John took to the stage as well, and followed in his father's footsteps. In 1860 his career really took off and he was earning great money.
On April 14, Booth stopped by at Ford's Theatre to pick up his mail. At that time, he was told that President Abraham Lincoln was planning to attend the evening performance there of the play entitled Our American Cousin. It was during the performance of that play at 10:15pm that John Wilkes Booth shot him.
Just a short time later, at around midnight, Booth and his accomplices stopped at Surratt's Tavern in Maryland to pick up some weaponry. The next day, the group stopped at Dr. Samuel Mudd's house to have John's injured leg set. A day after that, on April 16th, they sought assistance at the home of Samuel Cox. He wasn't much help so from April 16 through the 21st, they hid in the woods near the Potomac River in Maryland.
On the 22nd, they set sail for Virginia but mistakenly went upriver rather than across. Eventually, they found their way and found a cabin on Lucas' Farm to sleep in the next day. On April 24, they crossed the Rappahannock River and arrived at Garrett's Farm near Port Royal, Virginia and the next day, the group was captured by soldiers there at the farm and John Wilkes Booth was shot.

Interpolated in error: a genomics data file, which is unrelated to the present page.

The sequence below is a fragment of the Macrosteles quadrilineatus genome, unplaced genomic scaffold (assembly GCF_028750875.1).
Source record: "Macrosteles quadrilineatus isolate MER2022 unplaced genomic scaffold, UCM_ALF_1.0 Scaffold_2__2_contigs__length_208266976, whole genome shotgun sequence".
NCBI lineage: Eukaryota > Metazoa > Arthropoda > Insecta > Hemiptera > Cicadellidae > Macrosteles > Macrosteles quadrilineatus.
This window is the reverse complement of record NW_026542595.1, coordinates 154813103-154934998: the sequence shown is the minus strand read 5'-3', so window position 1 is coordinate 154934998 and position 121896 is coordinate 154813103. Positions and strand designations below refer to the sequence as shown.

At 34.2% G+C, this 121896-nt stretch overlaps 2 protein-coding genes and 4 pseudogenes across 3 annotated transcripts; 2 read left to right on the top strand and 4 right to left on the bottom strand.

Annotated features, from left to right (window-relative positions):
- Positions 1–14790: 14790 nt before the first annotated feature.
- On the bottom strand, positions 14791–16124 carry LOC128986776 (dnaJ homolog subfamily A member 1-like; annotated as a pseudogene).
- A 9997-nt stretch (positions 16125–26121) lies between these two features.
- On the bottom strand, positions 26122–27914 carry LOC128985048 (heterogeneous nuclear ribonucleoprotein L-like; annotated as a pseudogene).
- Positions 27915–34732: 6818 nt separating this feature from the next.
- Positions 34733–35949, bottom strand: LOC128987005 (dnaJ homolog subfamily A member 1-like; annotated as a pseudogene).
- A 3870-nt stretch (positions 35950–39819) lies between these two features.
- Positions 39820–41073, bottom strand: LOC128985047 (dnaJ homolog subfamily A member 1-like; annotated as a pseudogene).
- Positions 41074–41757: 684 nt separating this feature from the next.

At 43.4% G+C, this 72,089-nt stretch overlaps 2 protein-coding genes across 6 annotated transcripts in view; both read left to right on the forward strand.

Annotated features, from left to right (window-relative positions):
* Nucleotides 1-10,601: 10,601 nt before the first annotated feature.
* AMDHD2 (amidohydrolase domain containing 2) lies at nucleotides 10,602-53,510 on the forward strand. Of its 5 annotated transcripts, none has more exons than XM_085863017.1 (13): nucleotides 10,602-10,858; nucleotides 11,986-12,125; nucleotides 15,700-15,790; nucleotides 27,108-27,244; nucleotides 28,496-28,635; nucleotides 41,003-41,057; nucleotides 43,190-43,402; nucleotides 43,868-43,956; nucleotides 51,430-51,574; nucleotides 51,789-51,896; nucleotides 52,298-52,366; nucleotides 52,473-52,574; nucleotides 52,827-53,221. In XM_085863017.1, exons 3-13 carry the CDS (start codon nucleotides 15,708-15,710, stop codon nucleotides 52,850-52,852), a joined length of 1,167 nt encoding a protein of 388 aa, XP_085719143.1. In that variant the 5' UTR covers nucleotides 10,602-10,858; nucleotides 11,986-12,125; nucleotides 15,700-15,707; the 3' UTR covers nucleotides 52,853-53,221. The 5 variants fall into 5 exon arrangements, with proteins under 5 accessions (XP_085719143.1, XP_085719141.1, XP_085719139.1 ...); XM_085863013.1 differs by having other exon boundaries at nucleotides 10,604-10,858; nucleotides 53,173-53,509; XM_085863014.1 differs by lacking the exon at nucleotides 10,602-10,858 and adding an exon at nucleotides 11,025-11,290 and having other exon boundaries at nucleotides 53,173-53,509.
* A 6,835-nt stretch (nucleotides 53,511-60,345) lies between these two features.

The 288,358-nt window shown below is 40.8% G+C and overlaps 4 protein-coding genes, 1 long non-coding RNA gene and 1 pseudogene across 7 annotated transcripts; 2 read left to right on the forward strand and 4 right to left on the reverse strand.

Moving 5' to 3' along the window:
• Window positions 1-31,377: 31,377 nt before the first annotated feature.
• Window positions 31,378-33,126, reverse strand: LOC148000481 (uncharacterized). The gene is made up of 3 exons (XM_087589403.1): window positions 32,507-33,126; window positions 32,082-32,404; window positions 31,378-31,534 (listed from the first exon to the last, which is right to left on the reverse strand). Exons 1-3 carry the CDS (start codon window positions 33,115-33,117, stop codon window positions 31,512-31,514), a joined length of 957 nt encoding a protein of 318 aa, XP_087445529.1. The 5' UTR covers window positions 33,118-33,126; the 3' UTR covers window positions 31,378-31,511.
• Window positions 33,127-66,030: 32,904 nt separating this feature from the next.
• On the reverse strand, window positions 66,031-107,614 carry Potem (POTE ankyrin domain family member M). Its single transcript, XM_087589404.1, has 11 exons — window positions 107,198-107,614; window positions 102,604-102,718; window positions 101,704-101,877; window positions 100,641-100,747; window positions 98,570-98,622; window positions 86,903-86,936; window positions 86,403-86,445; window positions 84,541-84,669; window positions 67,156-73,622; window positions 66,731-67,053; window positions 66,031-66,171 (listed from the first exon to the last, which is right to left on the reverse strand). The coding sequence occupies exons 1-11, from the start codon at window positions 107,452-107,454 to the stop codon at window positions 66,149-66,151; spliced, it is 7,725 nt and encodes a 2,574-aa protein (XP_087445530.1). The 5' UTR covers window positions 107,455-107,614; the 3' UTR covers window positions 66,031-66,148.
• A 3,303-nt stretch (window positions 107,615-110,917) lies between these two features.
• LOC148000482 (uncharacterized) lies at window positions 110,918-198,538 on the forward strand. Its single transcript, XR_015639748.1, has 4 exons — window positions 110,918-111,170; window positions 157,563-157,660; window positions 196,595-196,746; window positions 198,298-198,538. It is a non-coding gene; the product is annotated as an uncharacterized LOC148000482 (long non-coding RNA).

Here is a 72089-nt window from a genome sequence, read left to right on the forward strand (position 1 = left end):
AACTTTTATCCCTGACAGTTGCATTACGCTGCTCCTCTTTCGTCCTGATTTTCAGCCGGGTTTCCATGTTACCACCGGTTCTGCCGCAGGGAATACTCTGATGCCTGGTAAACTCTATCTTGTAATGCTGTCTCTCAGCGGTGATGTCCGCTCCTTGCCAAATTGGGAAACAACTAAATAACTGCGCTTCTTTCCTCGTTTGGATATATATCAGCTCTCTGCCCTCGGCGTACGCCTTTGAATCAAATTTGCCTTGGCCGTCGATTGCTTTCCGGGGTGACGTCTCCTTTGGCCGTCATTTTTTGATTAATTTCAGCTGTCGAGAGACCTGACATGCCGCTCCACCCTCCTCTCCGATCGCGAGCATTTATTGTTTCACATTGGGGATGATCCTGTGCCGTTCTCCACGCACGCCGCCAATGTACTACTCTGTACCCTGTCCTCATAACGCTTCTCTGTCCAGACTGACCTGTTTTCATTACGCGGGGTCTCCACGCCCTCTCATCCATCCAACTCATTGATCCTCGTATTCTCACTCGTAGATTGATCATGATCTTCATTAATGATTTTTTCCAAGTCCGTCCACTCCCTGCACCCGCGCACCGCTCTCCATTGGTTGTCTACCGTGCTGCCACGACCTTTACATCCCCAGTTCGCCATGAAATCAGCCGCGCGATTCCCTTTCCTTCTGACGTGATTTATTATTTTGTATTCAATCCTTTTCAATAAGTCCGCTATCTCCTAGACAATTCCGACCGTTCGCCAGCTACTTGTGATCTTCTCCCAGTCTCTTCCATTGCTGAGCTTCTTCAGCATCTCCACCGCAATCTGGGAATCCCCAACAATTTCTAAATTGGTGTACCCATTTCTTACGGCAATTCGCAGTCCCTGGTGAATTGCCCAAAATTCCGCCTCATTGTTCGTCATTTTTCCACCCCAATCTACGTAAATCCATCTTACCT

Perhaps you can land a spot on the wildly popular 12-hour Escape Route Tour which is offered in April and May and again in the Fall during September and October. See this site: http://surrattmuseum.org/su_bert.html
ʳᵒᵃᵈˢⁱᵈᵉ ᵐᵃʳᵏᵉʳⁱᵐᵃᵍᵉˢ (c)2009 K. Price
UPDATE: March 2014 The area is marked as protected. Do Not Enter. It is still possible to park beside the Virginia Historical Highway Marker which tells the story of Booth's capture, but the area across Route 301 in the median is not accessible. More details here